Tag Archives: desktop

Linux Desktop Speedups

Phoronix recently published an article regarding a ~200 lines Linux Kernel patch that improves responsiveness under system strain. Well, Lennart Poettering, a RedHat developer replied to Linus Torvalds on a maling list with an alternative to this patch that does the same thing yet all you have to do is run 2 commands and paste 4 lines in your ~/.bashrc file. I know it sounds┬áunbelievable, but apparently someone even ran some tests which prove that Lennart’s solution works. Read on!
More info, including the commands you need on Ubuntu, here.

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Do we still need a Save button?

Doing some basic mobile development for Android has led me to question a lot about what we take for granted with Desktop applications, and one of the reasons people find these smart phones and tablets a bit more intuitive to deal with. One of the big points is around the Save question.

Ask yourself for a moment, is there any desktop application you use where automatically saving every key stroke would be a bad thing? And for the few of you that can come up with an example, is that content that you are already explicitly versioning with some other system, like source code?

The existence of Save is part of what make computers fragile, or at least feel fragile, to people. You have to be ever vigilant of your data. The price of that vigilance is less productivity, as you always have to remember that you have to Save. Everyone has a moment when they lost some really hard work when they lost that vigilance for a short period of time.

In mobile, there is no time to Save. You have a mobile app open, you are waiting for a bus, and it shows up. You are done, and the phone goes in your pocket. If you had to remember to save, that state is lost. This is a much more natural interaction, and a much more expected one.

When you leave your house in the morning, you don’t nail all your furniture to the floor. You have a pretty good expectation that when you return home your couch and tv will be where you left them, they won’t all have been pushed to a corner, requiring you to reassemble your living room every night when you come home.

The way the real world works is when we push something someplace, it stays. The fact that personal computers broke this metaphor is part of what makes normal people get really nuts about computers. Yes, making software without a save button is harder for developers, but it creates a sense of durability that users really do resonate with. It’s a best practice in mobile, and hopefully something that will bleed over into the desktop application space.

gwbn – goto window by name in Linux

Years ago when I was using the Ion window manager.  Ion had many very nice features, not the least of which was goto window by name, which you could do from an interactive console or script into other tools.  I created an “e” command, which loaded the file in emacs, then moved you to the emacs desktop window.  This was a great minor productivity boost.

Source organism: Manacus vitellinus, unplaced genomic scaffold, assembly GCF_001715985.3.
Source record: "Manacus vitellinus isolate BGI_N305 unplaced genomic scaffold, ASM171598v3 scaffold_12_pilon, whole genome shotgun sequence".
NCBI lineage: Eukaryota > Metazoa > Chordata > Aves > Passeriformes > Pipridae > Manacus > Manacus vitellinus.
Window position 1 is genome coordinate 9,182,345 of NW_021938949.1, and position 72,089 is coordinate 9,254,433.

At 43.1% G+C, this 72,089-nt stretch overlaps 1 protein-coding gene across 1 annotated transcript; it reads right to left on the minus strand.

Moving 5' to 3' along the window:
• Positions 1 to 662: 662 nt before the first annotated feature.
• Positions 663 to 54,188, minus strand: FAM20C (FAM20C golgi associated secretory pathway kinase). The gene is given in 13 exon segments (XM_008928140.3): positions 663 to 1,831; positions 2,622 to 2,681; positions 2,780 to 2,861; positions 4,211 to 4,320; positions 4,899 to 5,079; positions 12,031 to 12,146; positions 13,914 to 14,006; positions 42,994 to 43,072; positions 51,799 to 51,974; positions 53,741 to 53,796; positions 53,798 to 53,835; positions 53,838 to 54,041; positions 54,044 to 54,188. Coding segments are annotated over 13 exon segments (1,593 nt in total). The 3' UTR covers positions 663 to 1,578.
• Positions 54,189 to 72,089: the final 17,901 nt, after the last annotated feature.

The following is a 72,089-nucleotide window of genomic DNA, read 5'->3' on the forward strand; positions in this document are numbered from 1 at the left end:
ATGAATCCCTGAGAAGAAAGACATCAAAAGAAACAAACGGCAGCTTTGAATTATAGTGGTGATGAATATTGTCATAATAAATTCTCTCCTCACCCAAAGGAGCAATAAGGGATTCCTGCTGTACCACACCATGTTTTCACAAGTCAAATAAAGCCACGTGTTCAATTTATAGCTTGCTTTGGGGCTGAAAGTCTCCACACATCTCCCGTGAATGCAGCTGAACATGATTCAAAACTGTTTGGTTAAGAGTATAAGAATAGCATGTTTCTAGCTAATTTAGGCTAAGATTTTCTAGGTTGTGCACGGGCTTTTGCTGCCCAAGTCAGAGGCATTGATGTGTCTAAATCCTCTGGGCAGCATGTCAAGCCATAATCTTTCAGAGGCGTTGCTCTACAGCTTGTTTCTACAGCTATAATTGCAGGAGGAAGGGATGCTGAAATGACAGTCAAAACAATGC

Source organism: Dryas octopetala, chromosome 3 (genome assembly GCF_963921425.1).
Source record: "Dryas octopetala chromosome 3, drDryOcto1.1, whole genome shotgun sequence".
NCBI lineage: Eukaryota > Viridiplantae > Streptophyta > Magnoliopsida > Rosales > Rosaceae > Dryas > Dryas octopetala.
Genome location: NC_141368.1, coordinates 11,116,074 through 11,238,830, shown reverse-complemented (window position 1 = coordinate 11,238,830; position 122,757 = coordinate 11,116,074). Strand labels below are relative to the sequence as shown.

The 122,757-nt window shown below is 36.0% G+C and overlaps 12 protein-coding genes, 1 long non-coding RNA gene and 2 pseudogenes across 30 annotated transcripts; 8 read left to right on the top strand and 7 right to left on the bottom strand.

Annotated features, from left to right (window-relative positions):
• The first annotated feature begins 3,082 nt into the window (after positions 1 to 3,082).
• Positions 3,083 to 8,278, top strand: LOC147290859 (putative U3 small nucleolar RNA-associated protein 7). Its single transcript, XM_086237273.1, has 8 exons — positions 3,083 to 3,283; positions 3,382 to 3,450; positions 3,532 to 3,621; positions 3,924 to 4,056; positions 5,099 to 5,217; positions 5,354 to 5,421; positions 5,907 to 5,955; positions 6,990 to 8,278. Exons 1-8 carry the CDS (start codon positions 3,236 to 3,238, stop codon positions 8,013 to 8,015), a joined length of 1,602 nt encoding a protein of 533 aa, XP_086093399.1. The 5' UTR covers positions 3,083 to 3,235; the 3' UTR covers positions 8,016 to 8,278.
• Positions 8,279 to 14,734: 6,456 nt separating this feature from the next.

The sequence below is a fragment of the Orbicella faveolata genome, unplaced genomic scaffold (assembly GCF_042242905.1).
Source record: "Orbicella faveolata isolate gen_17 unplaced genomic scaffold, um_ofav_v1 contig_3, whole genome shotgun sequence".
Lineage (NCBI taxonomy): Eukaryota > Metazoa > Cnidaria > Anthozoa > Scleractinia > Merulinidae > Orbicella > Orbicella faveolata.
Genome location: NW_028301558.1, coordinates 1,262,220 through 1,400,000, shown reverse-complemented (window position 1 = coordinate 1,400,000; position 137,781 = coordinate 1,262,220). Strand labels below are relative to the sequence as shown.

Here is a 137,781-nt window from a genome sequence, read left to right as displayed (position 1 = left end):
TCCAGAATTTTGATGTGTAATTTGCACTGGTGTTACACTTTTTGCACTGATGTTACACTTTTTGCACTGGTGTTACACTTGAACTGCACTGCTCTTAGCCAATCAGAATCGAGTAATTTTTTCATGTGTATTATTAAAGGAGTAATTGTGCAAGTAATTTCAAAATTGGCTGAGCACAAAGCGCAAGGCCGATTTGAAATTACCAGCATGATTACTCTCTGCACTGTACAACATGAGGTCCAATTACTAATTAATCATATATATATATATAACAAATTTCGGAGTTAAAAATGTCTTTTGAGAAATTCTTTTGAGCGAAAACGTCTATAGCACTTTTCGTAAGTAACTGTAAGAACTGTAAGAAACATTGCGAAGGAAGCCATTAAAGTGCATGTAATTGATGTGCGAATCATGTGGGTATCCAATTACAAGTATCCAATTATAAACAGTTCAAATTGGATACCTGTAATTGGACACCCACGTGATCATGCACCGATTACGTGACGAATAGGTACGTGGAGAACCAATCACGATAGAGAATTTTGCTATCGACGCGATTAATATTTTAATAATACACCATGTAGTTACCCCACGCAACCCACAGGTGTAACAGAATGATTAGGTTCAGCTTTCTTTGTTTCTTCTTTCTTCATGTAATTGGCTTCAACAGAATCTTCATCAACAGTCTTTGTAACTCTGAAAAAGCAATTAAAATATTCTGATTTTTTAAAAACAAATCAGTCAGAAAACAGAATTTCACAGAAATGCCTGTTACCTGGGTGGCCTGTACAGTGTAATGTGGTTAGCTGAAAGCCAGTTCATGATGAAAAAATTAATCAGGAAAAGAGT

Ion went off the rails for me in a number of ways, so I left, and started using stock gnome in ubuntu.  Using a combination of tilda, superswitcher, and devilspie you can get very close to the functionality that I missed, with the added benefits of all the modern bits of the gnome desktop, like dbus, nautilus, and hardware just working and doing the right thing when you plug it in.  But I never got goto window by name back.  I played with libwnck for a while 2 years ago, and never could figure out what I was doing wrong.

Yesterday, with an hour of idle time in the morning waiting for people to get back to me, I decided to look at the problem again.  This time I started with the libwnck perl bindings, because getting rid of the compile time meant I could experiment a lot more in less time.  After about 20 minutes of guessing on the API I figured out what I had probably missed before, the screen object needs a second stage initialization.  After 20 minutes more, I had gwbn, a perl program that took a regex on the command line and moved my desktop to the first window that matched.

The code is available on github now, and probably on cpan or a ppa for ubuntu before too long.  Now I have my “e” command again, and am a very happy camper.

The Good and Bad of Open Source Desktop Apps

The Bad

Dear Open Office,

Why can’t you insert a table? All I want is a simple table. Tables are good ways to organize some information. No, I don’t want to embed a full spread sheet, that uses entirely different fonts, and may or may not size correctly in my viewport, depending on the size of my window at any given time. You import tables from Power Point reasonably well, even if it is just a bunch of grouped lines. Why couldn’t you just draw me that in the first place!

The Good

Dear Inkscape,

You are brilliant, and keep getting better. Putting the color palette horizontally right above the status bar is so nice for doing quick fills of objects on the screen. Plus, all your drawings always look incredible once they are done.